Unions call for ‘meaningful’ Government talks amid wave of strikes

Unions are calling on the Government to engage in “meaningful” pay talks amid the wave of strikes sweeping the country.

Border Force staff became the latest workers to announce industrial action over the Christmas period, with nurses, paramedics and postal workers among those already going on strike in the coming weeks.

The RMT union said resolution to the ongoing rail dispute is “further away” after late intervention by the Government in talks aimed at resolving the row over pay, jobs and conditions.

In Scotland, members of two teachers’ unions, the Scottish Secondary Teachers’ Association (SSTA) and the NASUWT, are entering a second day of strike action on Thursday, while offshore oil workers will begin two days of strike action over pay and working conditions.

UK strikes in December
(PA Graphics)

Prime Minister Rishi Sunak has promised “tough” new laws to limit the impact of strike action but these are unlikely to be introduced in time to prevent disruption over the Christmas period.

The Prime Minister did not rule out banning strikes in emergency services, after Downing Street suggested his measures will include widening long-delayed legislation to ensure minimum levels of service during industrial action on transport to other public services.

But Sharon Graham, general secretary of the Unite union, told the Prime Minister on Wednesday “we are ready industrially and financially” to challenge any new measures.

In a joint letter to Chancellor Jeremy Hunt, TUC general secretary Frances O’Grady and the chairwoman of the union public sector liaison group and general secretary of Unison, Christina McAnea, accused ministers of refusing to negotiate in good faith and of “hiding behind” pay review bodies.

Criticising the Government’s approach to negotiations, the union leaders said all requests for meaningful talks on pay have been stonewalled.

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They said: “No public sector workers want to take strike action this winter. They are committed public servants who take great pride in their jobs and the communities they serve.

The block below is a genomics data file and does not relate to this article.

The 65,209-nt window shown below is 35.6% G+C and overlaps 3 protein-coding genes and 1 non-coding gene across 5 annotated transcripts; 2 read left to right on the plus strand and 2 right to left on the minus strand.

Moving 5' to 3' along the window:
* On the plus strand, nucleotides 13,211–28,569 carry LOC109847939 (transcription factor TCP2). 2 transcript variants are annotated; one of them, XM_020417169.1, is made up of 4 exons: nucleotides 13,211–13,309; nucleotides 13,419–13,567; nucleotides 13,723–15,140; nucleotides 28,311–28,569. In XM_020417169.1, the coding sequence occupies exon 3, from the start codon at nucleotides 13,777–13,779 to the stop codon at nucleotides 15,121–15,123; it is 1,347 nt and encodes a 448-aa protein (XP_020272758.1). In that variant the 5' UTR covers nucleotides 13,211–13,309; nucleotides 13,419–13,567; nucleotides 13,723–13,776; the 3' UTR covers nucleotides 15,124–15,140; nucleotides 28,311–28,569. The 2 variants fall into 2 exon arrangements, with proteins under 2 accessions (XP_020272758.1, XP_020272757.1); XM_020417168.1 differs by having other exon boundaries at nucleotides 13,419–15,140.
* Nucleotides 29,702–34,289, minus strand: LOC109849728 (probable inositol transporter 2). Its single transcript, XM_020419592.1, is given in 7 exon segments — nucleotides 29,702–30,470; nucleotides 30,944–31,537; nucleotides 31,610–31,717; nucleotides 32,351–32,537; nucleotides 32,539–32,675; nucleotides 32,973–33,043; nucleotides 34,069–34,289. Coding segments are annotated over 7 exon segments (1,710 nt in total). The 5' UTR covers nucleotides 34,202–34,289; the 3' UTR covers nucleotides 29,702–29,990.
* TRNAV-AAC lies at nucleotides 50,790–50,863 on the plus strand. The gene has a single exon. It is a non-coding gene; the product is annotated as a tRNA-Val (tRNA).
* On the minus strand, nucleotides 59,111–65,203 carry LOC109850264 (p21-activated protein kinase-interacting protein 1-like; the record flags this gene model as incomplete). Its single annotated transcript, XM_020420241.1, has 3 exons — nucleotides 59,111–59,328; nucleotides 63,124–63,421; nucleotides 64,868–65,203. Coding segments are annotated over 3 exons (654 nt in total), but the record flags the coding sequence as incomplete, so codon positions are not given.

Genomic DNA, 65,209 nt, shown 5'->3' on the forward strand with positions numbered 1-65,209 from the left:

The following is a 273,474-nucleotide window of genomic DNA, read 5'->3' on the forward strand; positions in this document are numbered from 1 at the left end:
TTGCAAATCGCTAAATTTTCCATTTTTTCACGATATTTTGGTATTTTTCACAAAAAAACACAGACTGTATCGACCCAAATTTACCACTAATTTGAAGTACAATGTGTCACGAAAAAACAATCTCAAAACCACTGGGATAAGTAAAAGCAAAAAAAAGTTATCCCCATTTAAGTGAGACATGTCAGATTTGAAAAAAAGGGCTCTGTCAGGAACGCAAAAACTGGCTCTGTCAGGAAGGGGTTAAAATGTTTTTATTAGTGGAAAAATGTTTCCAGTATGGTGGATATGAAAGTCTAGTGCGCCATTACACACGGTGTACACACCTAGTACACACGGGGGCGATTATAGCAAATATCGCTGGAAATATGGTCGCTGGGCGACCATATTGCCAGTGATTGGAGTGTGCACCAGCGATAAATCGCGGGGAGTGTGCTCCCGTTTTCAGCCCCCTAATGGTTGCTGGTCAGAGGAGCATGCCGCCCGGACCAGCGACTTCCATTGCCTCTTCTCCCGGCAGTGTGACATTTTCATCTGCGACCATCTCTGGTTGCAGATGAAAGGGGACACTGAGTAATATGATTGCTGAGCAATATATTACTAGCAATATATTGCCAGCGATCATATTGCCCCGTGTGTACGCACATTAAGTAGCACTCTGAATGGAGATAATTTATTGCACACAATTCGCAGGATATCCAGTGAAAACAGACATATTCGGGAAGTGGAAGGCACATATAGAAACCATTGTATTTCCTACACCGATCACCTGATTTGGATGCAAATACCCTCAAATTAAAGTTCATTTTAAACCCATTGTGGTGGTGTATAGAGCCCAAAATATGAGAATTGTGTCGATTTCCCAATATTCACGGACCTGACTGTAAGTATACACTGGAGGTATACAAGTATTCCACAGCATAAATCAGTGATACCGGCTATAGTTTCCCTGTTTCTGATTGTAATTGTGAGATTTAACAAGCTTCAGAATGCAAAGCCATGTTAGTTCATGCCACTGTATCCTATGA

“But the Government has left them with no choice.

“Good industrial relations require both parties to be willing to negotiate in good faith and to have open conversations.

“When your Cabinet colleagues have met unions, they have repeatedly refused to talk about public sector pay. Ignoring the main issue on the table isn’t a negotiation.

“Ministers cannot continue to hide behind pay review bodies. The Government sets their remit.

“If ministers genuinely want to resolve these disputes, they must address what’s causing them.”

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Highlighting “huge” pay cuts public sector workers have suffered, the union leaders warned: “With CPI inflation over 11% and RPI inflation above 14%, frontline workers are facing another massive real-terms hit to their wages.

“Nurses, ambulance staff, teachers and millions of other key workers have already seen their living standards decimated with over a decade of pay cuts and wage freezes.

“Nurses today are earning £5,000 a year less in real terms than they were in 2010 and hospitals and schools are having to set up food banks for staff.

“This cannot go on.

“Every month dedicated employees are quitting public services in droves – tired of being taken for granted and of services being run down.”

They called for an urgent meeting with the Chancellor, saying: “It’s time to raise taxes on wealth – not workers.

“Now is not the time for smoke and mirrors. Now is the time for genuine negotiations.”